London Inc. Weekly: Managing COVID-19

A Message to Our Readers:

Today, we are introducing a temporary change to our London Inc. Weekly editorial content. Nothing in recent memory has disrupted economic activity in our region and around the globe like the emergence of COVID-19. In order to help you understand the local impact and provide insight into how our city’s businesses are coping and managing, we have assembled a panel of six business leaders from a variety of economic sectors. Over the next few Fridays, they will provide a weekly update on their businesses, market conditions, actions and how they are navigating the vast sway of operational issues facing us all.

Please continue to take care of yourselves and each other, and whenever and wherever possible, support local businesses. 

— Gord Delamont, Founder & Creative Director, TreeTown Media Group


On Professional Services: Adam Jean, Chief Operating Officer, Harrison Pensa LLP

At your business, what’s the lay of the land at this moment? Constantly evolving. We continue to monitor advice from health agencies and assess appropriate responses. Our first priority remains the health and safety of our employees, clients, contacts and the broader community. The majority of our workforce, lawyers and staff, are being supported with temporary remote working arrangements at this time. This will allow us to continue to service clients, implement social-distancing measures and provide lawyers and staff the flexibility they need to support their personal lives. The firm remains open in order to support our clients and we are doing so primarily through the use of technology and remote communications.

Aside from ensuring the health and wellbeing of your staff and clients, what operational measures have you put in place? We have adjusted our operations in line with evolving government agency directives and enacted contingency plans to ensure our operations continue to support clients during this time. We have been busy putting these plans into action. Critical support systems of IT, accounting, shared services and administration are working behind the scenes to support a remote workforce by keeping essential services fully operational. The team has been absolutely amazing during this time and I cannot say enough positive things about their response and how thankful we are to have the team we do. This allows us to continue to provide the quality and dependable legal services our clients require and to help keep Canadian businesses, not-for-profits and personal lives progressing in the background while we fight this pandemic together. For those limited services requiring a presence in the office, we have implemented strict screening, sanitization, hygiene and social-distancing measures. We have halted all non-essential travel, deferred all non-essential meetings and have moved to phone and conferencing solutions in the interim.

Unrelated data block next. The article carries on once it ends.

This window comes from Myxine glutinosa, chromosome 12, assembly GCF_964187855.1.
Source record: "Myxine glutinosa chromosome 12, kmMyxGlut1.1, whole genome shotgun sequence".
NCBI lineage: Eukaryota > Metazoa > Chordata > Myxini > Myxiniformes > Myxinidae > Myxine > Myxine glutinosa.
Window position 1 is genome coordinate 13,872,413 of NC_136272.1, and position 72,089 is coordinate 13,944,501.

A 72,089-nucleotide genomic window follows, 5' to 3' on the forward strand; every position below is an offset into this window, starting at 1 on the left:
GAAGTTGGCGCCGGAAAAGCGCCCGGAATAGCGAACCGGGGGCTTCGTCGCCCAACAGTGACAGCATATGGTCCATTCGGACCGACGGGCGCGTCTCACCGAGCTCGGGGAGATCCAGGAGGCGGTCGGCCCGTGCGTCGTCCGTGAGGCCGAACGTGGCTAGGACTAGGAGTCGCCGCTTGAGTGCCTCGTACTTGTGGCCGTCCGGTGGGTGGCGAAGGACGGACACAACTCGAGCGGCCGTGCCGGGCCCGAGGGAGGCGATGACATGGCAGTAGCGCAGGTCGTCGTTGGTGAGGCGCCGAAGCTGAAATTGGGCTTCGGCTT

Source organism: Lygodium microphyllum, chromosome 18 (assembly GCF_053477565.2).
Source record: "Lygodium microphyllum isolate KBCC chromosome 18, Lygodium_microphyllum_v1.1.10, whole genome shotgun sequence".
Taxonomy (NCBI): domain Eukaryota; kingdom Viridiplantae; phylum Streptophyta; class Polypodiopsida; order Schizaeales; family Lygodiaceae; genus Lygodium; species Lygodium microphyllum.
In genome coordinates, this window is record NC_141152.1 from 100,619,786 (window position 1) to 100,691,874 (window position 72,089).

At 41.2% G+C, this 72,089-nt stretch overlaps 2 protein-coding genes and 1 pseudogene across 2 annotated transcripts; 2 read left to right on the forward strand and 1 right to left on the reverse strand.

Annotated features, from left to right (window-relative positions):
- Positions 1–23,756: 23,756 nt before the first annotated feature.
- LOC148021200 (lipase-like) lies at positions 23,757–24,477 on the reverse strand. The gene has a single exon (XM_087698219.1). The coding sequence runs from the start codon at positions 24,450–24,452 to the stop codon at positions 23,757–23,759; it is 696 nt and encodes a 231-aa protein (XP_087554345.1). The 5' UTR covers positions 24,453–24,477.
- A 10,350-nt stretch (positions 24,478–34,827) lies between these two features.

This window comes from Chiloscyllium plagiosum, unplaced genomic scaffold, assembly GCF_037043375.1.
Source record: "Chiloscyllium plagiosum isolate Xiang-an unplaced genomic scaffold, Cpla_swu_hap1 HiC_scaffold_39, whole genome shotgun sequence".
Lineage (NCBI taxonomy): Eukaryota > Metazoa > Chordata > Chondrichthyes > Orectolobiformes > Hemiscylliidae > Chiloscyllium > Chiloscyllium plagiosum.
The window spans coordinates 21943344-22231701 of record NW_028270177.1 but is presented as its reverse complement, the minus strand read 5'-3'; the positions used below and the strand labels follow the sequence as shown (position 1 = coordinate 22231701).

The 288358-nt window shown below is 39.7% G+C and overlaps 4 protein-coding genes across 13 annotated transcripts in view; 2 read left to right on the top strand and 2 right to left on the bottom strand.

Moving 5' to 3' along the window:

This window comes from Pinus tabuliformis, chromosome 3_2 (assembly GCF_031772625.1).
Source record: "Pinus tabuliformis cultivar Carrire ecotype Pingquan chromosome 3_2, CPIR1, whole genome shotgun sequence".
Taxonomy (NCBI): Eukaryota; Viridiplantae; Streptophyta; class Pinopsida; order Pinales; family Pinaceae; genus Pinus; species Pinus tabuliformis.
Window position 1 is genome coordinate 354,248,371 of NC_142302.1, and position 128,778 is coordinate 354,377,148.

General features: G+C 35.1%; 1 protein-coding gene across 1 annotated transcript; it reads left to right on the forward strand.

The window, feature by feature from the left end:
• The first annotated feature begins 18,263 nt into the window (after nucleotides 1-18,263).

Do you think the guidance and assistance measures received from various levels of government thus far have been sufficient? Initially, it was very difficult to find consistent guidelines and protocols amongst local, provincial, federal and global health agencies. It required the firm to implement measures based on the best available information available at the time from various levels of government. This was a challenge because the situation was changing hour by hour and our employees were looking for timely direction. We recognize this is an unprecedented time for government and that each region has its own unique considerations that requires variation in responses. That said, it would certainly be helpful if there were more specific guidelines for businesses on how to interpret and implement measures in line with government directives. I think this will come with time as conditions stabilize and the impact of initial measures taken is better understood.

Going into next week, what areas of your business do you expect will command most of your attention? I wish I could tell you for sure, but we will continue to monitor and respond as the situation evolves. Next week, I anticipate we will work to tweak and refine processes that we have put in place to support a remote workforce as our team will have more experience working under new conditions. Keeping our employees updated with changes to business measures or processes will continue to be key. Adapting to any new government measures may be needed. And, of course, managing the impact the pandemic is having on our people, both personally and professionally, remains a priority that will require ongoing attention in the coming days. Collectively, we must also not forget those in greatest need, who are particularly vulnerable at this time.


On Retail: Lisa Ferguson, Co-owner, Hangar9 and Accents

At your business, what’s the lay of the land at this moment? We are committed to doing everything we can for the well being of our clients and employees, therefore we have temporarily closed our stores.

Aside from ensuring the health and wellbeing of your staff and clients, what operational measures have you put in place? As we are closed to the public, we are working behind the scenes to secure the health and wellbeing of Hangar9.